Hurrah. The latter day also reminded me that - as a professed esotericist, I do enjoy these jolly jaunts to obscure hidden gem crags :). Not as much as I enjoy exciting and massively inspiring routes that I can't get out of my mind, but at times like this, odd little curios keep the fun going...
Wednesday, 22 April 2009
There has been one. After a perky March, April has been somewhat more foolish for my climbing. As always, the fool is me. With weather, experience, and fitness stacked in my favour, my state of mind has let me down. A certain amount of depression and doubt has been more conducive to gazing at climbs in a state of terror and worry and walking away, rather than actually climbing them. This is the way it sometimes is with me....I have issues....those sometimes affect my climbing.
Last spring I had to be careful and cunning with my climbing plans as my body was weak and fragile.
This spring I have to be careful and cunning with my climbing plans as my mind is weak and fragile.
Thus....I've realised that when I feel this way, I should stick unintimidating climbing - climbing that suits me, is within my comfort zone, is not so dependent on inner confidence. This doesn't have to be mundane - Gogarth Red Wall for example is unintimidating as although it's adventurous, the climbing is piss. But in general, exploration (the obligatory exploration = route choice!!), and maybe sport climbing too, seem like good plans. And if I have moments of confidence, I can follow my higher inspirations then....go with what I feel, knowing that my feelings are pretty important in my climbing...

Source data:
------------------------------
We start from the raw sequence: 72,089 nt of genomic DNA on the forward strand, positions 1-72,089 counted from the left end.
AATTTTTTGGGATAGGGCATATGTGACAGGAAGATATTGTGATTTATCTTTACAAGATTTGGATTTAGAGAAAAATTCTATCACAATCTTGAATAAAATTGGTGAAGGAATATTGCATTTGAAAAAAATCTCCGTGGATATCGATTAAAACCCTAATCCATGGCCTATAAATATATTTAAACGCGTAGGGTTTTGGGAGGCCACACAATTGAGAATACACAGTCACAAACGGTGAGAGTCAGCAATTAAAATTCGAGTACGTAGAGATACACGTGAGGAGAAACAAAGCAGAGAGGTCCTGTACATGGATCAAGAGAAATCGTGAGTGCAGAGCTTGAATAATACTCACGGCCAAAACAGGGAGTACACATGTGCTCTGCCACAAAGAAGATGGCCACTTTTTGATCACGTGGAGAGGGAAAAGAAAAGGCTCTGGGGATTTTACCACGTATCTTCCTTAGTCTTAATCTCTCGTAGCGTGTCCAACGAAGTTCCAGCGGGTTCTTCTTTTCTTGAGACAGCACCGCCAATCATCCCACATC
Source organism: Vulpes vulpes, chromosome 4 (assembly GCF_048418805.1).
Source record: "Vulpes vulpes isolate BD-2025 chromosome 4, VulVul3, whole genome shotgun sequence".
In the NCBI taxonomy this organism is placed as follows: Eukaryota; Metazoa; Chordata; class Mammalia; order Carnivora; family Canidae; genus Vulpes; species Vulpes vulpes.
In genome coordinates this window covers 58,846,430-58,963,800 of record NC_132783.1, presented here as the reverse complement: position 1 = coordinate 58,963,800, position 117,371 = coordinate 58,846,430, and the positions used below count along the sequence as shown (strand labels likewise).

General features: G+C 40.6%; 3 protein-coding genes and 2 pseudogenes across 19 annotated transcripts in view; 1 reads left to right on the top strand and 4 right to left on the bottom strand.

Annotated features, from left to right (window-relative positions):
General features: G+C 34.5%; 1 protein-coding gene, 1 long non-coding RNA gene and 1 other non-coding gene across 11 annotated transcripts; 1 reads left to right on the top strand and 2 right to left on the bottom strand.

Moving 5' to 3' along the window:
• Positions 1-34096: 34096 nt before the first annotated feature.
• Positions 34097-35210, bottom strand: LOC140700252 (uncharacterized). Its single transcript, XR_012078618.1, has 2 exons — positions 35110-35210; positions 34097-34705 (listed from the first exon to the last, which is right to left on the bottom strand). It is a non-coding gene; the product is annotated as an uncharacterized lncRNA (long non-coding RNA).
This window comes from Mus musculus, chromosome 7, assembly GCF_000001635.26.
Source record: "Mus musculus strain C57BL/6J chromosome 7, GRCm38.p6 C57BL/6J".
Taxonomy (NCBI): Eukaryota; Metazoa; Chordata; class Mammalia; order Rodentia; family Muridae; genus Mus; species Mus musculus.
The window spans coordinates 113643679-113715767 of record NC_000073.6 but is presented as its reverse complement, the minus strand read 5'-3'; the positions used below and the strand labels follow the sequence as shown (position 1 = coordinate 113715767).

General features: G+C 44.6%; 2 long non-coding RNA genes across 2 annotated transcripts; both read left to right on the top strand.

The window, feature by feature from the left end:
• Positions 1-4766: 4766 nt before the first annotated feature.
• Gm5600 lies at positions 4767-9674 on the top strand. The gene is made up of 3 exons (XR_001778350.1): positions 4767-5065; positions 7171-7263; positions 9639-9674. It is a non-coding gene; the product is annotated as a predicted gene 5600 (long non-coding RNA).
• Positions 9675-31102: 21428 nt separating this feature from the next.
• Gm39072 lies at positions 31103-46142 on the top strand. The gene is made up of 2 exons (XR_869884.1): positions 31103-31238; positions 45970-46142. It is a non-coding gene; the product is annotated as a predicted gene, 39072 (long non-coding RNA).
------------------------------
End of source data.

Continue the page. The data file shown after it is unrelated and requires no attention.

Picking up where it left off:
Wednesday, 15 April 2009
I only write them down because my memory is so rubbish I actually forget what I want to do :)
England and Wales only. Scotland Ireland and the rest of the world are many more kettles of fish. You get the gist I think.
Tuesday, 14 April 2009
Maybe I didn't want to go climbing that much?? Maybe I got so confused by the unpredictable weather that I lost motivation?? Maybe I'm just lazy??
I don't know, I've realised I don't fully understand climbing yet - well, I understand myself as a climber and a person even less...!!
Monday, 13 April 2009
I've found a new training ground for the summer: Intake Quarry (link to Gary Gibson's delightfully archaic, haphazard, and fairly broken website - entirely appropriate for the venues described! :)). Although partially featuring in the Rockfax Limestone Guide, I've been unduly intrigued by this particular one of the numerous Peak Limestone Quarried Shitheaps - mostly because of the large number of trad routes featured on the site.
I had a delightful Bank Holiday jaunt there yesterday (what a fine choice for the weekend, sir :P), and found as well as being reasonably pleasant for a chossy limestone quarry (and believe me there is a lot of choss here surrounding the "slightly" better sections of semi-climbable rock), it looks reasonably suitable to keep me route fit when time dictates only local days: Long pumpy-looking sport routes around F6a-F7a, long pumpy AND scary-looking trad routes around E1-E4, it's likely there's a good workout to be had.
Not even I will claim to be that inspired by such a place (although no doubt there's the odd gem, hidden in plain view), but I'm inspired by keeping fit, and it beats the climbing wall, just...
Saturday, 11 April 2009
Climbing's a funny business. Funny strange and probably funny haha if one is that way inclined. Maybe it would benefit me to heed the ludicrosity of it all a bit more?? Cos it still bemuses the hell after me - trad leading especially. After 12 years or so climbing, 1000s of routes, route after route after day after day after year after year pushing myself and progressing, I still don't really get it. The waxing and the waning, the ebb and flow, the maddeningly random ups and downs that see you one day cruising everything in sight and the next day struggling even to do warm-up routes. Climbing challenging routes is an admirable goal, but so is consistency and whilst I've managed the former I still don't seem to manage the latter as much as I like.